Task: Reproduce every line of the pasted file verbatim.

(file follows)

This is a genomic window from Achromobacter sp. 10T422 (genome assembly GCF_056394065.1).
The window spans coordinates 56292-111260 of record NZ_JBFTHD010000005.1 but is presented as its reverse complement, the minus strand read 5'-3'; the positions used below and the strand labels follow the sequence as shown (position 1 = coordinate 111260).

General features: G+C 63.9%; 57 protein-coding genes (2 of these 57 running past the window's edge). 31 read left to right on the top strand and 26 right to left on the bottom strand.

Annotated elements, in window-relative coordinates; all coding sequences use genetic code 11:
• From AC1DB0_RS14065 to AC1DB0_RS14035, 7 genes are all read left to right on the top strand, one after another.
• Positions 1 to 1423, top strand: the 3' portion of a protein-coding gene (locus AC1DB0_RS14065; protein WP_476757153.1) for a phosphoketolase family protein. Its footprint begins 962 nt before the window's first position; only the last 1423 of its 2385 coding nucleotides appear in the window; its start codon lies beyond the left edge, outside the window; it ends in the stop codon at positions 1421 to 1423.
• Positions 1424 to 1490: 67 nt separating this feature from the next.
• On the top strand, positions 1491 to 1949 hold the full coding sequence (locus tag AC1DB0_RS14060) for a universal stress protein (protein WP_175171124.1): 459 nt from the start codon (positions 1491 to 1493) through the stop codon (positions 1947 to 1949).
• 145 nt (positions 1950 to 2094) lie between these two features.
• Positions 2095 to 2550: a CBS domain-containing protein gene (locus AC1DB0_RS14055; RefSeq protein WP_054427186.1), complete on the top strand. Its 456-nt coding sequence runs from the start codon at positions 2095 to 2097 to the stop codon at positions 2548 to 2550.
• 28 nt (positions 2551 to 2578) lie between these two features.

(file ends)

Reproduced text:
This is a genomic window from Achromobacter sp. 10T422 (genome assembly GCF_056394065.1).
The window spans coordinates 56292-111260 of record NZ_JBFTHD010000005.1 but is presented as its reverse complement, the minus strand read 5'-3'; the positions used below and the strand labels follow the sequence as shown (position 1 = coordinate 111260).

General features: G+C 63.9%; 57 protein-coding genes (2 of these 57 running past the window's edge). 31 read left to right on the top strand and 26 right to left on the bottom strand.

Annotated elements, in window-relative coordinates; all coding sequences use genetic code 11:
• From AC1DB0_RS14065 to AC1DB0_RS14035, 7 genes are all read left to right on the top strand, one after another.
• Positions 1 to 1423, top strand: the 3' portion of a protein-coding gene (locus AC1DB0_RS14065; protein WP_476757153.1) for a phosphoketolase family protein. Its footprint begins 962 nt before the window's first position; only the last 1423 of its 2385 coding nucleotides appear in the window; its start codon lies beyond the left edge, outside the window; it ends in the stop codon at positions 1421 to 1423.
• Positions 1424 to 1490: 67 nt separating this feature from the next.
• On the top strand, positions 1491 to 1949 hold the full coding sequence (locus tag AC1DB0_RS14060) for a universal stress protein (protein WP_175171124.1): 459 nt from the start codon (positions 1491 to 1493) through the stop codon (positions 1947 to 1949).
• 145 nt (positions 1950 to 2094) lie between these two features.
• Positions 2095 to 2550: a CBS domain-containing protein gene (locus AC1DB0_RS14055; RefSeq protein WP_054427186.1), complete on the top strand. Its 456-nt coding sequence runs from the start codon at positions 2095 to 2097 to the stop codon at positions 2548 to 2550.
• 28 nt (positions 2551 to 2578) lie between these two features.